Last week I addressed imagery from the middle of the Feast of Tabernacles (or Booths). This week I’ll address more imagery at the end of this feast. What significance will this have for us? “The Light of the World” means more when we know what living in darkness is like. When we remember the darkness we used to experience. Like the beauty of our fireworks, large crowds also enjoyed ancient Jewish light from this festival. But for them, it was also meaningful.
ANCIENT “FIREWORKS” EQUIVALENT
“On the last day of the feast.” This is called the great hosannah…. We are told that they remember on the last day of the feast that God led the Israelites with a bright cloud by day through the desert. How do you know which way to go in the desert? Remember…the pillar of fire…to help them in the dark night. So what do you do on the last day? Set up special lamp stands 75 feet, 50 cubits, tall. Now the word “menorah” is poorly translated “candelabra” but they didn’t have candles until the Middle Ages. You have lampstands to elevate oil lamps.
When priestly robes became worn out, because they were sanctified garments they were not thrown out. Just like in Judaism you would give a proper burial to old scrolls or scriptures at a place called Ganeza, and not just throw them out. So priestly robes, when they got old, were used to make wicks in large oil lamps. These used 20-gallon jars to fill special lamps that were used during this feast.
So look how precise John is: It is the place of the treasury, on the last day of the feast. All the First Century readers would have all sorts of things come to their mind…75-foot high lampstands being constructed, like a 7-story building, ladders going up to the top which brace them so they wouldn’t fall over. They would picture the…students of the Pharisees climbing up with these 20-gallon containers to pour the oil into the bowl, and on top probably more than 20 gallons if they filled them up. 4 of them. Wicks which were huge torches…. The purpose…when you don’t know which way to turn…lost…in darkness, “I am the Light of the world.”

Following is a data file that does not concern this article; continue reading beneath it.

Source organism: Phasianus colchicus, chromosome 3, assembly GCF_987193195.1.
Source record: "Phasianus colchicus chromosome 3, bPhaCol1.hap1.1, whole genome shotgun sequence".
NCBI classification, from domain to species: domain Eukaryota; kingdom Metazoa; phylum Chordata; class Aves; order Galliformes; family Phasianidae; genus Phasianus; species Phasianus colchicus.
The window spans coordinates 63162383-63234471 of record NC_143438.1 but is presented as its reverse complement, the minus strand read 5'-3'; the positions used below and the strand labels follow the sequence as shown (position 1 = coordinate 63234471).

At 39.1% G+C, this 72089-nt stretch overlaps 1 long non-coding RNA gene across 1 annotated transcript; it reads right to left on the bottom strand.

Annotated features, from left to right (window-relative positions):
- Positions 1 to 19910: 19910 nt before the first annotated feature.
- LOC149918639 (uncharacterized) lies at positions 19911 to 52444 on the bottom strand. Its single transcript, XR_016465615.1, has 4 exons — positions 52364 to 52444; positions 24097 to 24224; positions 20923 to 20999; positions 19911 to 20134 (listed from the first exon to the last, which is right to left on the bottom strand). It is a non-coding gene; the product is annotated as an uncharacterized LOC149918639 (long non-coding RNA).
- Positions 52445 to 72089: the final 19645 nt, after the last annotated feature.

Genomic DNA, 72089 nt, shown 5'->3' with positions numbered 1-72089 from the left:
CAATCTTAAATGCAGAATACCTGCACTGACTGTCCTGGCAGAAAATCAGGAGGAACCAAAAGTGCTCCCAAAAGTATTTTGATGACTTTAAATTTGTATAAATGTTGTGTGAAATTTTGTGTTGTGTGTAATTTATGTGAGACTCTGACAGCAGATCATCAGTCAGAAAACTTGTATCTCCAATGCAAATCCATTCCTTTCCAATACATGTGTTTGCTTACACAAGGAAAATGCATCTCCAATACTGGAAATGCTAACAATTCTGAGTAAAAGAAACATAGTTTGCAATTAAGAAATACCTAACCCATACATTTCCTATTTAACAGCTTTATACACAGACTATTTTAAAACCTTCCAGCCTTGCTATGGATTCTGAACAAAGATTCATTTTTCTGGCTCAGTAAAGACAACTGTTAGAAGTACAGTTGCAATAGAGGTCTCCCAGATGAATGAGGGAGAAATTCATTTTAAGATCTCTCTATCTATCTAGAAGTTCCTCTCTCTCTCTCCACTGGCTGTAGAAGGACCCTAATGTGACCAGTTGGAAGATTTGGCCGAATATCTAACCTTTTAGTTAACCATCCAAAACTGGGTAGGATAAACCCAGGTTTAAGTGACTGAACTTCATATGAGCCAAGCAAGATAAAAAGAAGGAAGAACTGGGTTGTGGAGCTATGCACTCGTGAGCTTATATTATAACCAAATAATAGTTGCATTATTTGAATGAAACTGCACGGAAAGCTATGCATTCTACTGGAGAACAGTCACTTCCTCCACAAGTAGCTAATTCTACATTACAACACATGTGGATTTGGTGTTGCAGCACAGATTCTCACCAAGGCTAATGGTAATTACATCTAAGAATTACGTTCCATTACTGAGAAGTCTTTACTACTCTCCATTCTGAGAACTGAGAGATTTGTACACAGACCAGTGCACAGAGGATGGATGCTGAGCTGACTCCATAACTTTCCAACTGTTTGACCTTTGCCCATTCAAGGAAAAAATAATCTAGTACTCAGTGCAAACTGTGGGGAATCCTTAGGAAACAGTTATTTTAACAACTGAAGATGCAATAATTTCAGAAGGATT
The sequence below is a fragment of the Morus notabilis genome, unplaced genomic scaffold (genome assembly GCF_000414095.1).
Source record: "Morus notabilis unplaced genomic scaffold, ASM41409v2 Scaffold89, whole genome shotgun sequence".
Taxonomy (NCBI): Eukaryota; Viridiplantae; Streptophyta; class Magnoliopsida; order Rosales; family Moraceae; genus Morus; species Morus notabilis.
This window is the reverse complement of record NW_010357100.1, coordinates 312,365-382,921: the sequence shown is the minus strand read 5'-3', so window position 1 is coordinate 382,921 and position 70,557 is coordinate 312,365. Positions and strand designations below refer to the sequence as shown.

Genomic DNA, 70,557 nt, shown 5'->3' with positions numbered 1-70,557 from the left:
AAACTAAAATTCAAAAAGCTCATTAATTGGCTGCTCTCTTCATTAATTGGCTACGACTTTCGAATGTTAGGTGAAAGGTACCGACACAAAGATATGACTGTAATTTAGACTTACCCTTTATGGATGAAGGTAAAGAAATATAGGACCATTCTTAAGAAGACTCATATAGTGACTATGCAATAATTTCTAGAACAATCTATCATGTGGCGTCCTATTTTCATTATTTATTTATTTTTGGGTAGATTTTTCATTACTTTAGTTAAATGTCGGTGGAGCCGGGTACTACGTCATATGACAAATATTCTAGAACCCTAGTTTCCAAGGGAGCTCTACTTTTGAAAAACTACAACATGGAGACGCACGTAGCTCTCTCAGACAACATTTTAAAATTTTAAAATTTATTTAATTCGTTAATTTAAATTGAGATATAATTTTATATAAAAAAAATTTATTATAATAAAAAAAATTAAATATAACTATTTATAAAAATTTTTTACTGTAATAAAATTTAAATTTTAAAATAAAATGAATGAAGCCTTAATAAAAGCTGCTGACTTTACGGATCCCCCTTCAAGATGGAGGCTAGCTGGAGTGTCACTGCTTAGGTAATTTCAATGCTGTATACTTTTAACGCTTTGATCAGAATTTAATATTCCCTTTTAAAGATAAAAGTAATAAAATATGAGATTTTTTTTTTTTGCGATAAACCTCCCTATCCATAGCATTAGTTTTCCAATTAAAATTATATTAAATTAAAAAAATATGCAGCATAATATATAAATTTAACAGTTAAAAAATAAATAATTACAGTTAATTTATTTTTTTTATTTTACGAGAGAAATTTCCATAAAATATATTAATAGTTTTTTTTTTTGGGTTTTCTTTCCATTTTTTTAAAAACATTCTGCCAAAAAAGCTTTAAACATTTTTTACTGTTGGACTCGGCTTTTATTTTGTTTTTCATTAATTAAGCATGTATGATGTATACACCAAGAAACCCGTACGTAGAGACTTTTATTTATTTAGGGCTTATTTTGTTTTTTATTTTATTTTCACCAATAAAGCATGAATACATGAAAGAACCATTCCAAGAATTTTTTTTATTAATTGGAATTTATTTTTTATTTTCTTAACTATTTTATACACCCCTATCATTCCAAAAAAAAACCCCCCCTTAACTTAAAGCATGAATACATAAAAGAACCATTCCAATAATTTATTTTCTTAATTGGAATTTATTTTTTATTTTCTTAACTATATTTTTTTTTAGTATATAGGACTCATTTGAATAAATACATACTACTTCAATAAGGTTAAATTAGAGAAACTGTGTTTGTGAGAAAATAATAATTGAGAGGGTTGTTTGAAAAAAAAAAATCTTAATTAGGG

Briefly comparing another feast, Hanukkah, or the Festival of Lights,
Jews…light a menorah to commemorate a miracle that occurred at the height of the Maccabean revolution against their Greek oppressors in the 2nd century BCE…. When exactly Jews started lighting menorahs…is unknown.
But getting back to their time in the wilderness coming to the Promised Land:
Now the menorah probably is taking its design from a desert plant called the menorah plant. Remember most of the decorations in the tabernacle…are things from everyday life…in the desert…. They tend to make them with 3 flames on either side pointing toward the center flame.
BACK TO THE LAST GREAT DAY OF THE FEAST OF TABERNACLES
You dance all night long under the special lamps. The ceremony goes until someone hears a rooster crow in the early dawn…. This is an especially joyous occasion when Jesus is saying, “I am the Light of the world….” Jesus is standing in the treasury and it is there that the 4 large lamp stands are set up…the memory…in John’s Gospel for presumed Jewish hearers…. This is the last day of the feast, the great hosannah, the great…deliverance. Taller than these walls around the Temple would be those lampstands. Jewish sources say there was not a courtyard in Jerusalem that could not have light from the lampstands…probably an exaggeration…depended on what neighbor [‘s house] was taller….
WHAT IT TAKES TO SHINE THE LIGHT
Jesus told this large crowd, “I am the light of the world.” Have you ever spoken to a large, hostile crowd? Many in this crowd wouldn’t be hostile; they were curious, undecided and perhaps easily influenced. But the hostile ones were very much in control. So much so that they could intimidate the crowds not to speak openly of what they thought of Jesus (John 7:11-13). It takes a great deal of love to drive a person to speak like this in that setting.
How much love do you have for sharing your faith? Ask God for help with this and he’ll answer.